The road to becoming a Navy SEAL is one of the hardest in the military. For Remi Adeleke, the road was hard long before he arrived at training. 

Born into wealth in Nigeria, Remi never wanted for anything as a child. His father was an engineer and businessman who’d married an American woman and settled into a prosperous life.  

But after his father’s death, Remi’s life changed almost overnight. 

His mother brought him and his brother to the United States after their father died, moving to the Bronx, New York. She worked hard, but they struggled to get by, often without enough food or clean clothes. Remi nearly took the road that many in his situation do and briefly got involved in crime,  stealing and selling burner phones to drug dealers. But Remi quickly realized this was not the life he wanted. 

Instead, he chose a completely different path: he joined the U.S. Navy in hopes of becoming a SEAL. 

That dream is not easily achieved. Many don’t get accepted into Basic Underwater Demolition/SEAL (BUD/S) training, much less make it through. But some, like Remi, have the drive and determination to get there.  

Remi faced obstacle after obstacle, sometimes failing, but getting back up to continue striving toward his goal. He didn’t initially get accepted into BUD/S. He had to train harder and even learn to swim before applying again. Once he made it into BUD/S, he didn’t complete the training on his first attempt.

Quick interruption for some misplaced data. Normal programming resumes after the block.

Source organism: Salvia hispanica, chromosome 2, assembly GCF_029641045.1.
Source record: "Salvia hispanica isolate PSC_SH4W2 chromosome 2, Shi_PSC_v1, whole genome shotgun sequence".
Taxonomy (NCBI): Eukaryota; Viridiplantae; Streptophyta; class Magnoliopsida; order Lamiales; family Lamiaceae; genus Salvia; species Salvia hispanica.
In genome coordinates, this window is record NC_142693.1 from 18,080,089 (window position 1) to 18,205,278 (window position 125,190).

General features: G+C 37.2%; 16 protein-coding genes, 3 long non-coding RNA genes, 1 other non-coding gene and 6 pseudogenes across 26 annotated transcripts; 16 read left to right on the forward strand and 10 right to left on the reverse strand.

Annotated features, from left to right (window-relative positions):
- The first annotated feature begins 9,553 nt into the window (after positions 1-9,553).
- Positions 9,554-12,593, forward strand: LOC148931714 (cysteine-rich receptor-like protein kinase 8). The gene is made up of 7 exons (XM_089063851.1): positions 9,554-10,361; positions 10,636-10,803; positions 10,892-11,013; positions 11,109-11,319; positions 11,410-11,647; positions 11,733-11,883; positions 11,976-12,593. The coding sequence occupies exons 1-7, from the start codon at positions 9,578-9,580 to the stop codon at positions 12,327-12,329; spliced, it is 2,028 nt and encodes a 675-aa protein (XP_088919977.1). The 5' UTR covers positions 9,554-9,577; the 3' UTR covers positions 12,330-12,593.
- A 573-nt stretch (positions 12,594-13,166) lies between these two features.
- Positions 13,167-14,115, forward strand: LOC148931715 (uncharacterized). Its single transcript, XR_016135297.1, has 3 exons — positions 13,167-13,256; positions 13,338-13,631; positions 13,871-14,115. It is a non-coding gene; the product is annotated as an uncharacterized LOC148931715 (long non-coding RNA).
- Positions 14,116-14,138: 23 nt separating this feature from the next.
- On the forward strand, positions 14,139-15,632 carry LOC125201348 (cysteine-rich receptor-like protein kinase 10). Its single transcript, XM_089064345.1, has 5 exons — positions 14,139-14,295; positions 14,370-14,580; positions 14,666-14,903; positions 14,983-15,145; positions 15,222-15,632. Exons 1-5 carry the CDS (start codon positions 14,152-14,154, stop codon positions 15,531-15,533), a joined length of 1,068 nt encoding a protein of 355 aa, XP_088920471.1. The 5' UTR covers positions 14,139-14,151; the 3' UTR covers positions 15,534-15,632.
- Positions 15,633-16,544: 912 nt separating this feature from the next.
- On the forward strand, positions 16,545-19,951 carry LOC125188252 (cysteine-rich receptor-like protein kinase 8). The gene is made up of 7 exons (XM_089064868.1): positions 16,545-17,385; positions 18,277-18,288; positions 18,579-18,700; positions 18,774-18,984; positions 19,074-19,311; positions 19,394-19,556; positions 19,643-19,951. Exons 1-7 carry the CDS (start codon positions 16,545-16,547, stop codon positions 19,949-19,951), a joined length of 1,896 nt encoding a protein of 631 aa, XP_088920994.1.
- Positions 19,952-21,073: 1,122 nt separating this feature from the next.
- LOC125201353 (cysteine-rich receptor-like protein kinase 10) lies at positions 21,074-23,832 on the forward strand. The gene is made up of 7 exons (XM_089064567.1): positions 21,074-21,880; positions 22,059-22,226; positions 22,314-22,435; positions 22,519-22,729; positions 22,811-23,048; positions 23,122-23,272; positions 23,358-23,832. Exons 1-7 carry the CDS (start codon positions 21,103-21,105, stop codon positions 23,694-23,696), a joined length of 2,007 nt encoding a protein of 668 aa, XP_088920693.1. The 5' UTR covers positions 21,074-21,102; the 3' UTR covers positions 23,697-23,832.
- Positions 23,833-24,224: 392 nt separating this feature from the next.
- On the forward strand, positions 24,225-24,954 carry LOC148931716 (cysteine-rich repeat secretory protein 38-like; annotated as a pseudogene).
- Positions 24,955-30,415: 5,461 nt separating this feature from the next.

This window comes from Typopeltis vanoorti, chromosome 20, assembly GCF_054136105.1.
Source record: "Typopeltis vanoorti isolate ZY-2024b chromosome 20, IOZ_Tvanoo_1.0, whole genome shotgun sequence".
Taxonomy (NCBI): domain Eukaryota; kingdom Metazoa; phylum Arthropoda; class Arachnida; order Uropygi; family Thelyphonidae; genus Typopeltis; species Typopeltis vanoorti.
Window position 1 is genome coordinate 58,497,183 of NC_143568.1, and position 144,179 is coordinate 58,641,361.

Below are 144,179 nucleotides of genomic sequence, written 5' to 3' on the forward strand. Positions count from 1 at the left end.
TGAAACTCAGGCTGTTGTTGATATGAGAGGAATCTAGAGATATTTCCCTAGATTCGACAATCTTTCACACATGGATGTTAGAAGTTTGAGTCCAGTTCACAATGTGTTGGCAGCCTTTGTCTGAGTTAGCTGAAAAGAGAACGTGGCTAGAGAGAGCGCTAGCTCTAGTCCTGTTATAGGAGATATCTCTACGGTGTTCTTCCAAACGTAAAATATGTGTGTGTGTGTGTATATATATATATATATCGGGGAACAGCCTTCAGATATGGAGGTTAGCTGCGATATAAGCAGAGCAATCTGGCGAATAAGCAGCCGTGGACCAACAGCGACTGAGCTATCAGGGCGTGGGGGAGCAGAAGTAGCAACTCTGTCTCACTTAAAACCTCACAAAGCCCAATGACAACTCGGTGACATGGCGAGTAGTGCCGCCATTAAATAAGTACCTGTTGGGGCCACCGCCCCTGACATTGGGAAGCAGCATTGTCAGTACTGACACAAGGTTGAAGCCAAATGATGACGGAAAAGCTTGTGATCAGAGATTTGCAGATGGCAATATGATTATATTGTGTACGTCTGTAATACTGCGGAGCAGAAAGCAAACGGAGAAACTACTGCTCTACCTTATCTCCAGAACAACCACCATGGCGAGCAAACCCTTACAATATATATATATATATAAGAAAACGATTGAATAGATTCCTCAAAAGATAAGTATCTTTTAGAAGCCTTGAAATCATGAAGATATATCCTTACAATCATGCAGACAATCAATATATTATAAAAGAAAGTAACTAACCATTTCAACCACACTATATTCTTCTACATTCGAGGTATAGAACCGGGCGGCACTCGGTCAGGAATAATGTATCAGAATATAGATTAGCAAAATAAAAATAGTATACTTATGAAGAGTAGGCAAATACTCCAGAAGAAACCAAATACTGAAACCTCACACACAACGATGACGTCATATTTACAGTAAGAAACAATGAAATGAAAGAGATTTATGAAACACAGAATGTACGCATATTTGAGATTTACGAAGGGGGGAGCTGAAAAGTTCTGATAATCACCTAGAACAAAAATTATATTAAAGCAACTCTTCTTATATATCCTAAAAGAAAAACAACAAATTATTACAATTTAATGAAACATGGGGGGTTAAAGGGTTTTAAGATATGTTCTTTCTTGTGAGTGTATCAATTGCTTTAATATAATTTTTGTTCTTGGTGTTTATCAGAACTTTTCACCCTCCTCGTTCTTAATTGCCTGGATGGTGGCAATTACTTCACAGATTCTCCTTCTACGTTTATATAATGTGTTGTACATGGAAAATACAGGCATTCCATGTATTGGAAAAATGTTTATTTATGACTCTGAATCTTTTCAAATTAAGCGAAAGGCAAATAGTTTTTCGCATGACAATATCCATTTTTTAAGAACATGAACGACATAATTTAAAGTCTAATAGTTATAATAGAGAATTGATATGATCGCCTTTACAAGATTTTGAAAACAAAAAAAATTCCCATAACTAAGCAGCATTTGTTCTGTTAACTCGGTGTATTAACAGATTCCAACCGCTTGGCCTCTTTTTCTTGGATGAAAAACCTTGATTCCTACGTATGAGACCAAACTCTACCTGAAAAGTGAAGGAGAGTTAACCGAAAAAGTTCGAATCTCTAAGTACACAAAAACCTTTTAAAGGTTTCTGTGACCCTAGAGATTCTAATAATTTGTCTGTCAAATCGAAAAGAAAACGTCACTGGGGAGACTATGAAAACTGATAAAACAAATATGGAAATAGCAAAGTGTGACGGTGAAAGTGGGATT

All the setbacks made Remi stronger. He graduated from BUD/S on his second try and served multiple deployments with various SEAL teams.  

 Remi translated his Navy experience into a career in entertainment, consulting on, writing, and even acting in movies and television. He’s also written a book about his life’s journey from wealth to poverty to becoming a Navy SEAL. 

But perhaps Remi’s greatest accomplishment is how he turned his life into a model for others. 

 Remi spends time giving back to the community he was raised in and helps kids in similar communities see what they could accomplish with hard work. 

“Even though I don’t wear the uniform, I still see it as my duty serve,” Remi said in an interview with the Department of Defense. “I choose inner city youth because that’s where I came from, and I understand the struggles that kids in the inner city go through.” 

Remi Adeleke is a veteran with an incredible story of hardship, hard work, and hope. His career as a Navy SEAL is impressive. His dedication to using his skills and talents to give back is what makes him heroic. 

Remi Adeleke lives the Believe in Veterans ethos – finding ways to use his unique experiences to strengthen his community. Learn more about #BelieveInVeterans.